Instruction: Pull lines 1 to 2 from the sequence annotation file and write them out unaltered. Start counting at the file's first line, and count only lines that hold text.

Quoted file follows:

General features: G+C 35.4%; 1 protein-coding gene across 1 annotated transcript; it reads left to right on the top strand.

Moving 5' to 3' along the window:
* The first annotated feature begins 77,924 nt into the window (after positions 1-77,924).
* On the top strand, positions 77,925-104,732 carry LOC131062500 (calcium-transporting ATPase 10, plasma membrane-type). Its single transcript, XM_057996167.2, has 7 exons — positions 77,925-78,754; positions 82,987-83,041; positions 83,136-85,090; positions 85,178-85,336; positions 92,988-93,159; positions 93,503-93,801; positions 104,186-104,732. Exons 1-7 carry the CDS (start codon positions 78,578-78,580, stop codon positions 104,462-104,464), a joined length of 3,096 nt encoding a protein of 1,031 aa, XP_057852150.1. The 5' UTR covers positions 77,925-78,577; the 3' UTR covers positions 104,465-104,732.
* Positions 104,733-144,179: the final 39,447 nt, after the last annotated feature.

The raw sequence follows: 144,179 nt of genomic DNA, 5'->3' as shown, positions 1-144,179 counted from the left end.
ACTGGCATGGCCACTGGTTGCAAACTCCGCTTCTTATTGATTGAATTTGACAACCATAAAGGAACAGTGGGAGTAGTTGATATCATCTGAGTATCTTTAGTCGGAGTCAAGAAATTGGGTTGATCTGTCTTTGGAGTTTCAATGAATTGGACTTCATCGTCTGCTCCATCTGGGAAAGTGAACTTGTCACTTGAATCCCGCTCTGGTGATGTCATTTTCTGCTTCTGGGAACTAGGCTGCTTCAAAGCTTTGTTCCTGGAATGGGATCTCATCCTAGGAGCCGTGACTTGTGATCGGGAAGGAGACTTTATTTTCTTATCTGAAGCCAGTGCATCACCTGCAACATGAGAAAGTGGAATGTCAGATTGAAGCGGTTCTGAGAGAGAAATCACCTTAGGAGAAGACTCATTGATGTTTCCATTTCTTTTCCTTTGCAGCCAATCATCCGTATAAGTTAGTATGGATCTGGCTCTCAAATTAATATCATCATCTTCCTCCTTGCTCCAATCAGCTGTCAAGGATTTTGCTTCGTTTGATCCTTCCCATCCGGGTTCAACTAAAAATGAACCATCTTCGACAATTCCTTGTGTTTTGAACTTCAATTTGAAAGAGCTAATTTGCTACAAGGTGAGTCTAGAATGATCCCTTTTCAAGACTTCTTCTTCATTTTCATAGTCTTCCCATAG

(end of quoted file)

General features: G+C 35.4%; 1 protein-coding gene across 1 annotated transcript; it reads left to right on the top strand.

Moving 5' to 3' along the window: